There has been speculation on other threads that the book is a very old and precious treatise of an important subject. The evidence that it is old rests with how quickly it burns (the pages are very dry). I can't recall why the subject of the book is supposed to be important - perhaps there's a reference to the library at Harrenhall being old? I think the suggestion was the book was on the topic of dragons, and Bolton destroyed it because there are no more dragons.

I just did some research. I found three old threads devoted to the book burning (Bolton burns a book, Roose Bolton's book burning, ACoK Roose's Bolton burning book and Frey dishonor). Some people saw in it an expression of Roose's selfishness (he does not care about the value of books as shared cultural items). Some people think it contains coded messages. I believe neither explanation. Somebody said that it's a book that Rhaegar found and made him change his life at the famous Harrenhal tourney. I find plausible that Rhaegar examined Harrenhal's library when he came there.

I realized that the thread you refer to is Does Roose Bolton even care?. Much of the suggestions you mention were mine (an embryonic version of this theory). So it's self referential. Please tell me if I am wrong.

It may be of importance also that Harrenhal is near the Isle of Faces.So the children may have mixed blood into the paste Bran was given and as you said above the mortar was mixed with human blood.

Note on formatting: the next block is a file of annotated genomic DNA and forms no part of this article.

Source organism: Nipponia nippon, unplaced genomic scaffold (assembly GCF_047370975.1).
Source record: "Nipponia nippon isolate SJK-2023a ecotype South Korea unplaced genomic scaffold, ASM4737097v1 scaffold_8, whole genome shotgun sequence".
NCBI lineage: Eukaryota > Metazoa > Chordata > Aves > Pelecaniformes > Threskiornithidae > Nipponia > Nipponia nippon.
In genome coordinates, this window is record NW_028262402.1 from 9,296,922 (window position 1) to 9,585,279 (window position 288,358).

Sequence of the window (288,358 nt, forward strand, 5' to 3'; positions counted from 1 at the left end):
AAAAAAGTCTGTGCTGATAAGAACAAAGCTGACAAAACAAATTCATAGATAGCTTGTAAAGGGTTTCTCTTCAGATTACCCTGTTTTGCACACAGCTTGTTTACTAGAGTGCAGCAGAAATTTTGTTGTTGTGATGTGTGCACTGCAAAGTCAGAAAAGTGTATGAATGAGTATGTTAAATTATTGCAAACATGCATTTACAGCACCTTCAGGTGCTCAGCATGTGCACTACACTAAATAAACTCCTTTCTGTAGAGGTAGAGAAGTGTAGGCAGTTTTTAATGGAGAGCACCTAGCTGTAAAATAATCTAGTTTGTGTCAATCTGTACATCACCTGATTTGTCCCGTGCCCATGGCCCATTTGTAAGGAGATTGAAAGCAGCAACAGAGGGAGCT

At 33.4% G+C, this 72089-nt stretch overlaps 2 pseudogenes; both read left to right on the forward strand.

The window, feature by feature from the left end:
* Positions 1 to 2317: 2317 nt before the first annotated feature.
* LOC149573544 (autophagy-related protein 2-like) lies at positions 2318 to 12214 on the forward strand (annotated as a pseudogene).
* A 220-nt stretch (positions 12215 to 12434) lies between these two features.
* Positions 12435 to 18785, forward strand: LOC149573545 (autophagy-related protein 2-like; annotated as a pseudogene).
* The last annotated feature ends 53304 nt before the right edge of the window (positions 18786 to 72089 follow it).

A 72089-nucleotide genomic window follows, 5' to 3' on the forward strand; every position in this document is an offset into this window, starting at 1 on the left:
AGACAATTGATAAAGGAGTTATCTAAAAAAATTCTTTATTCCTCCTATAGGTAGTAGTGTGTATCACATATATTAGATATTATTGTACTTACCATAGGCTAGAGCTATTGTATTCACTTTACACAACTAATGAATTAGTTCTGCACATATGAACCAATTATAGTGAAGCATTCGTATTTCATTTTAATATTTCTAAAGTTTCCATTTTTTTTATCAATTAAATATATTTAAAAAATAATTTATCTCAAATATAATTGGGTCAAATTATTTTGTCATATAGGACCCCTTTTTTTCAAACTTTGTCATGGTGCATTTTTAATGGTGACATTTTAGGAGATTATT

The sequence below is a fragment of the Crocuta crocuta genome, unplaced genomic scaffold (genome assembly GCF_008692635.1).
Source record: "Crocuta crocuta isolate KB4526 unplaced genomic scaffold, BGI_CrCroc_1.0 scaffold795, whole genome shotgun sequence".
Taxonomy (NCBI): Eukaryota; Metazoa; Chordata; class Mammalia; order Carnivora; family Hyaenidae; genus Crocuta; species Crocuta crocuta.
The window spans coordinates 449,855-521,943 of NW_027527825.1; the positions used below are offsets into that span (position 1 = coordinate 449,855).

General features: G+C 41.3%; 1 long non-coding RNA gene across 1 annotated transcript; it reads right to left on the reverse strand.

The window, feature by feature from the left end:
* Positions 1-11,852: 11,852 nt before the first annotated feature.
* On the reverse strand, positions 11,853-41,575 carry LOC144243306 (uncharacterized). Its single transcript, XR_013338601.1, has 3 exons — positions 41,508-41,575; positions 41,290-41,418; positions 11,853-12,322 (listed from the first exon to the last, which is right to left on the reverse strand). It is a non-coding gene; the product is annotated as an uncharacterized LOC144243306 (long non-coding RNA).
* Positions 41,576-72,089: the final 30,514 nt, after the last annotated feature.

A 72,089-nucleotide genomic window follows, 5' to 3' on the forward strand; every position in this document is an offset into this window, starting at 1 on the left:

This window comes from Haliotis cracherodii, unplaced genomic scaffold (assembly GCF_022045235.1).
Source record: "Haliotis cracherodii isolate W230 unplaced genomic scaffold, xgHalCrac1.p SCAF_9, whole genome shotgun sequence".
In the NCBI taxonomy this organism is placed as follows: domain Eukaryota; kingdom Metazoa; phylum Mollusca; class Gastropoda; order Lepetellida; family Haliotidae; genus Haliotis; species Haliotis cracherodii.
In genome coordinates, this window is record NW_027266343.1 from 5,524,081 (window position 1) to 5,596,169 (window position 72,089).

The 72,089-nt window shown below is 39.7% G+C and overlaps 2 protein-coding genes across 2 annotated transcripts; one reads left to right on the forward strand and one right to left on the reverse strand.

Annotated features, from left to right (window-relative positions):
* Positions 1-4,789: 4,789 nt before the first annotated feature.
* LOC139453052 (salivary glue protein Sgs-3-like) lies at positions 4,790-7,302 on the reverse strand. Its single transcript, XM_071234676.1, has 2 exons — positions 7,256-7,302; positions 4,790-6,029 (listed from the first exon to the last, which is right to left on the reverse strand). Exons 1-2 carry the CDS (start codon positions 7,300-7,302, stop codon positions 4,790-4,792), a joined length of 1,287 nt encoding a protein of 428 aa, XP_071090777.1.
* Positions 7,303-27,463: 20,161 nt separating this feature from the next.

Yes, the proximity of Harrenhal to the Isle of Faces has been noted already.

It may be of importance also that Harrenhal is near the Isle of Faces.So the children may have mixed blood into the paste Bran was given and as you said above the mortar was mixed with human blood.

Also the leeches that sucked off the blood from Edric Storm and were used for sorcery by Stannis.So maybe Roose can use the leeches fed with his blood to do his sorcery?

Stannis used the big black ones if theres anything to be gleaned from that....Rhllors spells use one type of leech and the servants of the dark another?

Another curious remark of Arya concerning the natural history of leeches: "There’s leeches in the Neck as big as pigs.”

Makes me wonder: what if Harrenhall has some kind of latent powers, like Melisandre sees at the Wall, and that was necessary for whatever Roose and Qyburn did there?

I had that in mind when I wrote the OP.

I'm not sure about the book, Roose had been hunting that day and I thought it was possible that this book had been given to him when he was out hunting or left somewhere that he no where to find and that it contained a secret message perhaps from Tywin.

It's possible that there is more to the hunting party than it seems. But I don't see it as an opportunity to communicate a secret message. The decision to hunt seemed to have been a sudden one. I don't like the idea of the book as a mean to convey a secret message. It works in spy novels set in the modern ages. The book in question is old, cumbersome, certainly precious. It's incongruous to use it as a support for sending messages.